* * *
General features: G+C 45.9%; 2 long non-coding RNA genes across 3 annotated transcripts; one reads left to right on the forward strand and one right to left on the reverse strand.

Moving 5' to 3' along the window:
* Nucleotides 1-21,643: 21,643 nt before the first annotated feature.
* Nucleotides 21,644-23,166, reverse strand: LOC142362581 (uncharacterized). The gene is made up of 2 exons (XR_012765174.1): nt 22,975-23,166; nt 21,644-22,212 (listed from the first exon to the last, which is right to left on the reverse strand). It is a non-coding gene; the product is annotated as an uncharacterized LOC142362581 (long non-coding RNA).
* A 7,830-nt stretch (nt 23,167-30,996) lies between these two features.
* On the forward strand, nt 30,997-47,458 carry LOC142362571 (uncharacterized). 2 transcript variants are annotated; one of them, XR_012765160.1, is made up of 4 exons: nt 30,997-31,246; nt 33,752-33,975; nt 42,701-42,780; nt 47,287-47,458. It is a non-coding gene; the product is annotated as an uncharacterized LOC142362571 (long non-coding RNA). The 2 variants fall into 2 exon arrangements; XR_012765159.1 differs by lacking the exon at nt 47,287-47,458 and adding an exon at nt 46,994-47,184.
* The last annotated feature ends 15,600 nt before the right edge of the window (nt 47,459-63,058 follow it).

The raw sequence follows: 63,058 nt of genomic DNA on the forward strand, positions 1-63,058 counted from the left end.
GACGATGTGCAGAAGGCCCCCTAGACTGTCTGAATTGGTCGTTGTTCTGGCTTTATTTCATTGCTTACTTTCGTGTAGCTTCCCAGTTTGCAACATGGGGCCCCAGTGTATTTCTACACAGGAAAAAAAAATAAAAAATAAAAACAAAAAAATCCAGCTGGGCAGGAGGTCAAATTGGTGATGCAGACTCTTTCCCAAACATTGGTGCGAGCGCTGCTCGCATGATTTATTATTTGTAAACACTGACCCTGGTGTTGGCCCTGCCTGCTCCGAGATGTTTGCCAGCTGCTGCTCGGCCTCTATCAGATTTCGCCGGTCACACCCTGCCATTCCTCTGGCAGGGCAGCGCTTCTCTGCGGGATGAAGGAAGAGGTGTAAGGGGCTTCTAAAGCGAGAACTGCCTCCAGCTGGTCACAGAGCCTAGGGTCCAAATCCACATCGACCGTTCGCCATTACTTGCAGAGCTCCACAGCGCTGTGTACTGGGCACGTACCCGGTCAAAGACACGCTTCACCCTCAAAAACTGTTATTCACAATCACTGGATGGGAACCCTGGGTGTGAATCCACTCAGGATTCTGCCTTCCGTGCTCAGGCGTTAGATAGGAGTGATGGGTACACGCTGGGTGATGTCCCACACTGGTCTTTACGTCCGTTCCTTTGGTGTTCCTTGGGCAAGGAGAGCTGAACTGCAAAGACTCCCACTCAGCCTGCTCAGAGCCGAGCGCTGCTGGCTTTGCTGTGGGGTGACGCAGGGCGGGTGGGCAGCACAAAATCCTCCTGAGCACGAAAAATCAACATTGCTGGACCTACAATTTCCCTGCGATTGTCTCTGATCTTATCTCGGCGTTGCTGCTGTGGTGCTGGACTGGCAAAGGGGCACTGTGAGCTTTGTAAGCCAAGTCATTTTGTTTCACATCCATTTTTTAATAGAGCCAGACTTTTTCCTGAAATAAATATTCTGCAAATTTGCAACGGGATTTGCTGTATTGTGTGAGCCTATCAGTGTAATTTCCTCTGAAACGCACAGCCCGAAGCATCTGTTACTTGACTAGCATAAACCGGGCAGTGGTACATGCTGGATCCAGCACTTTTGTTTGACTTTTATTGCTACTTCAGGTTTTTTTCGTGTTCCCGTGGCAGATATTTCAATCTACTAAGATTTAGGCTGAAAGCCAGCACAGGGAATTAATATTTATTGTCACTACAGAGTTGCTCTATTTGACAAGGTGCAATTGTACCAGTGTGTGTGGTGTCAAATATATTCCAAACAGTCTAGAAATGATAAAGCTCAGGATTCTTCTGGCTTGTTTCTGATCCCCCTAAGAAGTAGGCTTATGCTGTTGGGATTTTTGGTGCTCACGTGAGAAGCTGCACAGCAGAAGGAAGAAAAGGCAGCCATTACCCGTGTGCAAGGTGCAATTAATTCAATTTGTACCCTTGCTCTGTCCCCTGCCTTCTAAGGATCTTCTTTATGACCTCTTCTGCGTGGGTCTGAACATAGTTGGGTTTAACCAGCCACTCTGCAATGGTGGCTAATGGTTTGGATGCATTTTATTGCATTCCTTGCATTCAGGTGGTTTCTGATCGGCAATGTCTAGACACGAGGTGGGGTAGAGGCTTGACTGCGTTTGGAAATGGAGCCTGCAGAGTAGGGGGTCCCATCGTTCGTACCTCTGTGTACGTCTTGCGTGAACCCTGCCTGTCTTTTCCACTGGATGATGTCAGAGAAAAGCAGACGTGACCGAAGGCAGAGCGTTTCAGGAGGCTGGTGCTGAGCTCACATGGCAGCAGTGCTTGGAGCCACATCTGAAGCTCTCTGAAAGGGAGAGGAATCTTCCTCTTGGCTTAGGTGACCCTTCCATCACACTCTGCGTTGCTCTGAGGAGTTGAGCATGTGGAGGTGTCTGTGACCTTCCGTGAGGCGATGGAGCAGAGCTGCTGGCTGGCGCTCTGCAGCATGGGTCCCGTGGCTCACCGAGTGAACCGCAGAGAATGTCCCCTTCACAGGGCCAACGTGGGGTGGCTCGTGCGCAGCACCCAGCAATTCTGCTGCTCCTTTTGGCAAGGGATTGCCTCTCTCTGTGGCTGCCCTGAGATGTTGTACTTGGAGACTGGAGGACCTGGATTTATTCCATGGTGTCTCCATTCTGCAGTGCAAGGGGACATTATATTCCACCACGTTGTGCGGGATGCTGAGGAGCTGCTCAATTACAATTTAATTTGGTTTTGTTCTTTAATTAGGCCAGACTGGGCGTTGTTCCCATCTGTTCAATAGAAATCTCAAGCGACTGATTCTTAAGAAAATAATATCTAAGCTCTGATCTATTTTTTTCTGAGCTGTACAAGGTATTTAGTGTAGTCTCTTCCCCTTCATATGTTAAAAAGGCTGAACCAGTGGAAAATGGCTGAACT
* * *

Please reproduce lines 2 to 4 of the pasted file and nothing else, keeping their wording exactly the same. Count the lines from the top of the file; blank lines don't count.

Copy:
Moving 5' to 3' along the window:
* Nucleotides 1-21,643: 21,643 nt before the first annotated feature.
* Nucleotides 21,644-23,166, reverse strand: LOC142362581 (uncharacterized). The gene is made up of 2 exons (XR_012765174.1): nt 22,975-23,166; nt 21,644-22,212 (listed from the first exon to the last, which is right to left on the reverse strand). It is a non-coding gene; the product is annotated as an uncharacterized LOC142362581 (long non-coding RNA).